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JOLIE embraces the ‘hotelisation’ of the workspace at Clarence House

At this listed Manchester workplace, elements reminiscent of a boutique lifestyle hotel create a sensory design that priorities wellbeing. 


3 min read

Project Team

  • Interior Designer


  • Furniture Provider

    The Furniture Practice

  • Flooring

    Havwoods, Amtico, Interface

Design studio JOLIE has embraced a shift in working concepts by incorporating elements reminiscent of a lifestyle hotel into the design for the revitalised Clarence House, located in the heart of Manchester‘s Albert Square conservation area. Traditional workplace design choices and materials are eschewed for the comfort and sophistication of hospitality and residential aesthetics, creating a boutique workplace within the 19th century building.

“Our goal was to make the office a destination with a purpose, embracing the ‘hotelisation’ of the office space by importing the comforts of home – such as relaxed dress codes, real planting, and soft furnishings – while maintaining a crisp, immaculate aesthetic,” says JOLIE CEO and Founder, Franky Rousell. “This trend reflects a broader evolution in how we at Jolie approach workplace design, and the recognition that employees thrive in environments that prioritise wellbeing, community, and a sense of belonging.”

The ‘hotelisation’ of office space goes beyond aesthetics, Rousell notes, encompassing a holistic approach that considers the entire employee experience. As a sensory-led design studio, JOLIE believes that incorporating scientific sensory research to emotionally drive people in their environment will allow workspace providers to differentiate themselves in oversaturated city environments like Manchester or London, and successfully attract potential clients over their competition.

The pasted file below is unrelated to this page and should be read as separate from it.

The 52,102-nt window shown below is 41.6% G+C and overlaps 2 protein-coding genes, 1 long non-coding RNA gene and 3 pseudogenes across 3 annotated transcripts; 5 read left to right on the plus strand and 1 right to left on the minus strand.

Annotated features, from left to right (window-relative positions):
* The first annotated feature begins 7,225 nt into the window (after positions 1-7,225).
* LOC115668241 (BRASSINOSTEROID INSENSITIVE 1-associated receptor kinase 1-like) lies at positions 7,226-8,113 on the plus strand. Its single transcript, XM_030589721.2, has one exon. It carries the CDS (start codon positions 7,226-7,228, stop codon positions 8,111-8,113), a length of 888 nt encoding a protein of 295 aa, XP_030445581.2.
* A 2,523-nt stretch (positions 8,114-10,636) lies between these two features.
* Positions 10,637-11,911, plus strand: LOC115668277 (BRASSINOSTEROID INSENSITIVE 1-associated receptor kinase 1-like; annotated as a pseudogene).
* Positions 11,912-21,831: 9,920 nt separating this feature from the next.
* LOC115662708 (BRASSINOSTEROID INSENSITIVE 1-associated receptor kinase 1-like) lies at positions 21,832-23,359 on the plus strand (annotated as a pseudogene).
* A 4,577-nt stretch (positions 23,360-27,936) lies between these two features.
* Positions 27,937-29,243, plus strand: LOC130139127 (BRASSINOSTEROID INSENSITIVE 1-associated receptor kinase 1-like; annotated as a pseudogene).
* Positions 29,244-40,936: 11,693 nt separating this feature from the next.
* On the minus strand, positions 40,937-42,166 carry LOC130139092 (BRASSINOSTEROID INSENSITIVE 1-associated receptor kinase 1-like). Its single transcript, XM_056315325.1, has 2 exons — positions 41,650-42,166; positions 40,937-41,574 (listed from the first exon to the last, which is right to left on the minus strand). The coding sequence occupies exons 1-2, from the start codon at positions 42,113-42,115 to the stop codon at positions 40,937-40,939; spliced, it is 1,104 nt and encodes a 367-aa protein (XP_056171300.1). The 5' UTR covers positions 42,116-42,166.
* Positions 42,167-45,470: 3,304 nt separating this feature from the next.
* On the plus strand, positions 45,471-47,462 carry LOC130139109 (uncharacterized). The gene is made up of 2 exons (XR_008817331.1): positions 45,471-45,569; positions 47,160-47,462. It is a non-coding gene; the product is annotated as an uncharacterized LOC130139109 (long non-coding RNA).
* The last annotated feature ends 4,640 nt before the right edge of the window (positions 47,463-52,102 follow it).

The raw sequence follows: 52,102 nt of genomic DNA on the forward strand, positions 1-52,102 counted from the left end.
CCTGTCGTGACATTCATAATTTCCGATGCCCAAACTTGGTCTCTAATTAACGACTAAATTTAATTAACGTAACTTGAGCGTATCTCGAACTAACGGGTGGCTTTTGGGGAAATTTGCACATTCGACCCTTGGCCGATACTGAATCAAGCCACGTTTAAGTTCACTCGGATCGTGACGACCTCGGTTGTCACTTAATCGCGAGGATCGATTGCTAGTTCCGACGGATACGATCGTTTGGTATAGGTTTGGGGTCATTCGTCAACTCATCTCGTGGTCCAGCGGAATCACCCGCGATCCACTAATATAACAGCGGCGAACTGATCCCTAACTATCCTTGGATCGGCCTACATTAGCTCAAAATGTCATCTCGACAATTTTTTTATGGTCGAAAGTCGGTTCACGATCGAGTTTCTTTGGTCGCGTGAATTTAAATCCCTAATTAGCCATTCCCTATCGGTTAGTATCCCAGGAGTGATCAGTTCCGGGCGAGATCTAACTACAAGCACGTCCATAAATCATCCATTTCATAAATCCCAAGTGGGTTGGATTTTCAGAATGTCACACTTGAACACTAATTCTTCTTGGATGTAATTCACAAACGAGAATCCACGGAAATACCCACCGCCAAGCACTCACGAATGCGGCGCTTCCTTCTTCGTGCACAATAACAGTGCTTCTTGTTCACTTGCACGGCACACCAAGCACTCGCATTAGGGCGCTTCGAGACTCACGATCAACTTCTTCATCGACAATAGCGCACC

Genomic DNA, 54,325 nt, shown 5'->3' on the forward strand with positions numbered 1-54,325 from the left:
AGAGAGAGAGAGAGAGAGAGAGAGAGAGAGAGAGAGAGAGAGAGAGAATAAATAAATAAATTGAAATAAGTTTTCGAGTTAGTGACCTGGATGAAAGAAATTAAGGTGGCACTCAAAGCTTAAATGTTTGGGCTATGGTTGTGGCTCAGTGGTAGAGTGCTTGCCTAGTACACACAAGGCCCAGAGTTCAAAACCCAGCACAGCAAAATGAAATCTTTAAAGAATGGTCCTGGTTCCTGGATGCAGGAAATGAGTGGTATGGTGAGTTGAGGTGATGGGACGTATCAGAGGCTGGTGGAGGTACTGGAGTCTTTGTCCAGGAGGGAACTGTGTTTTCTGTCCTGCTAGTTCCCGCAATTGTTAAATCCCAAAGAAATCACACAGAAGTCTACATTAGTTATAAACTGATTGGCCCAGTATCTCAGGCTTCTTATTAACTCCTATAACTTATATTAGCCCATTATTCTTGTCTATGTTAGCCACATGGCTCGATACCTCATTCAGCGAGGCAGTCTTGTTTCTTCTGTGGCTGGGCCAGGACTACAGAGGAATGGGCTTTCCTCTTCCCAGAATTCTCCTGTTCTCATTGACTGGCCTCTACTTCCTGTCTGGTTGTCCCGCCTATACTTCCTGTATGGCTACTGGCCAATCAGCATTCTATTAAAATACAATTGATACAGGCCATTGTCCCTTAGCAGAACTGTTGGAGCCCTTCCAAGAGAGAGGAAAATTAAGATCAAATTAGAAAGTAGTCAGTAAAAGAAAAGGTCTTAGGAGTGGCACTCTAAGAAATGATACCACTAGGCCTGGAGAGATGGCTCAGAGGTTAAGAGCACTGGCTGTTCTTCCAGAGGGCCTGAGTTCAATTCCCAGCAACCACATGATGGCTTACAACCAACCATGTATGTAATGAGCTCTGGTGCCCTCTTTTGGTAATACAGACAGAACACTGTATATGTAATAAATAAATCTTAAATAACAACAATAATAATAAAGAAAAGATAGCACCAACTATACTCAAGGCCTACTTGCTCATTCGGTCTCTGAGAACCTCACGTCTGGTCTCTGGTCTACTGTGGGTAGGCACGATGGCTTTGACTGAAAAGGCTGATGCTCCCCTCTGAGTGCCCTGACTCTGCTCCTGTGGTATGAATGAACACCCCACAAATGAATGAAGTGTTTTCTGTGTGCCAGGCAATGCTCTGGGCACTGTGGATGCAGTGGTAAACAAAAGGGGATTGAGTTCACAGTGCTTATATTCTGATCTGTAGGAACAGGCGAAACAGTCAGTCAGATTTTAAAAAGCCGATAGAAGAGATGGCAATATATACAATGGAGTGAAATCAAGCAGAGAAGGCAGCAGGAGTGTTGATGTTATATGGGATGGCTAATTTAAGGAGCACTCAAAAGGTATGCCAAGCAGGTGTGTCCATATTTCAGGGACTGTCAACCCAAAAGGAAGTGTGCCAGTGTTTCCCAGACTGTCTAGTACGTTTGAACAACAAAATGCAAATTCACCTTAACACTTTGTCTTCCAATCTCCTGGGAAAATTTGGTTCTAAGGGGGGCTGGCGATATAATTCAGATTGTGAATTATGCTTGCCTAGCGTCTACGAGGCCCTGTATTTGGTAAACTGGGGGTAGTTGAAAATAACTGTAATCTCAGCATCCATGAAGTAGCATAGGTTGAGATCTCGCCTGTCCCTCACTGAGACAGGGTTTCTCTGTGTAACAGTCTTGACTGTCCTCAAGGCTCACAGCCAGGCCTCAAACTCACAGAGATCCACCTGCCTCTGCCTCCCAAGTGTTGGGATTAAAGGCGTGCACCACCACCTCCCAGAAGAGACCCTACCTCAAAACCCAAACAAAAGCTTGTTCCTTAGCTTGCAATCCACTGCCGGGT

“The target customers are global travellers and big earners who seek experience-driven spaces for their workforce,” explains Rousell. “At Clarence House, they will find a destination that offers a sanctuary akin to a luxury hotel environment, fostering a sense of belonging, pride, and exclusivity for their team.”

To achieve this, Jolie has designed every aspect of the space to create an immersive experience. Throughout the building, textured dark timbers, brass joinery openings, and soulful marble details ensure a seamless transition between spaces. Within the workspace, flexible and comfortable aesthetics take precedence, with soft furnishings, greenery, and residential touches creating a sense of ease and relaxation.

“Colour is intrinsically linked to the psyche,” says Rousell, “and plays a huge role in helping to define a person’s mood. Different hues and shades can make people feel creative, reduce anxiety, calm or motivate them. When used correctly and striking an optimal balance, colour has an incredible potential to influence how an end user feels and behaves in a space.”

An example comes in the gentle orange hue in the upholstery of the office chairs. “Orange is typically considered the most creative colour,” Rousell notes, “sparking open-minded solutions to creative problems. When overused though, it can induce anxiety and in turn hinder the creative process. So moderation and understanding of the effect of colour is key to creating meaningful spaces.”

Likewise, the considered use of green tones throughout the building – in the plush velvet upholstery of the lobby lounge, half height tiling in many communal areas and the abundance of foliage throughout the building – is designed to bring balance and security, helping to create feelings of optimism, health and calmness.

“As the trend towards ‘hotelisation’ continues to reshape the workplace landscape, business owners must recognise that creating an exceptional workplace environment goes beyond the physical space; it involves fostering a sense of pride, exclusivity, and belonging among their employees, to send a clear message to their teams: we value you, and we want you to thrive.”

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